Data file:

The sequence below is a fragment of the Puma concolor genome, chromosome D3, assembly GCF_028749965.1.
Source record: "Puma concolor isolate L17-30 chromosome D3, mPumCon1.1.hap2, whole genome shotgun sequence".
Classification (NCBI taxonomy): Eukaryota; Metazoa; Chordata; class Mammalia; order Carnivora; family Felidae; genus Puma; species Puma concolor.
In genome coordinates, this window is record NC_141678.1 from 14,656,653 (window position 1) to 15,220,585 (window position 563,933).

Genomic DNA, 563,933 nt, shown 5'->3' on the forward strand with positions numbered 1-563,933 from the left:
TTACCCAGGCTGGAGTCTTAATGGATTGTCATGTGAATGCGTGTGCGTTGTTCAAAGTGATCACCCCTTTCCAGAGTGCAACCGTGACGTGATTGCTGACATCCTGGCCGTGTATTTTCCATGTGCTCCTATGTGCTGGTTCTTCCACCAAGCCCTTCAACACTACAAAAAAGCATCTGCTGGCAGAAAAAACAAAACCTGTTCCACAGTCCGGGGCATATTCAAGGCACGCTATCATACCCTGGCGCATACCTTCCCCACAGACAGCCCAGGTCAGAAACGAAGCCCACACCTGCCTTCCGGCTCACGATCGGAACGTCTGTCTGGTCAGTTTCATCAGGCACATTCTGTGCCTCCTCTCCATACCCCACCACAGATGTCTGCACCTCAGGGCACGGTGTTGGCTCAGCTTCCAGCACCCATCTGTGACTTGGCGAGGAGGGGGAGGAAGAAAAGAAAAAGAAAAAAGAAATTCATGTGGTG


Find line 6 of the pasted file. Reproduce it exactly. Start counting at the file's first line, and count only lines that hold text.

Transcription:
TTACCCAGGCTGGAGTCTTAATGGATTGTCATGTGAATGCGTGTGCGTTGTTCAAAGTGATCACCCCTTTCCAGAGTGCAACCGTGACGTGATTGCTGACATCCTGGCCGTGTATTTTCCATGTGCTCCTATGTGCTGGTTCTTCCACCAAGCCCTTCAACACTACAAAAAAGCATCTGCTGGCAGAAAAAACAAAACCTGTTCCACAGTCCGGGGCATATTCAAGGCACGCTATCATACCCTGGCGCATACCTTCCCCACAGACAGCCCAGGTCAGAAACGAAGCCCACACCTGCCTTCCGGCTCACGATCGGAACGTCTGTCTGGTCAGTTTCATCAGGCACATTCTGTGCCTCCTCTCCATACCCCACCACAGATGTCTGCACCTCAGGGCACGGTGTTGGCTCAGCTTCCAGCACCCATCTGTGACTTGGCGAGGAGGGGGAGGAAGAAAAGAAAAAGAAAAAAGAAATTCATGTGGTG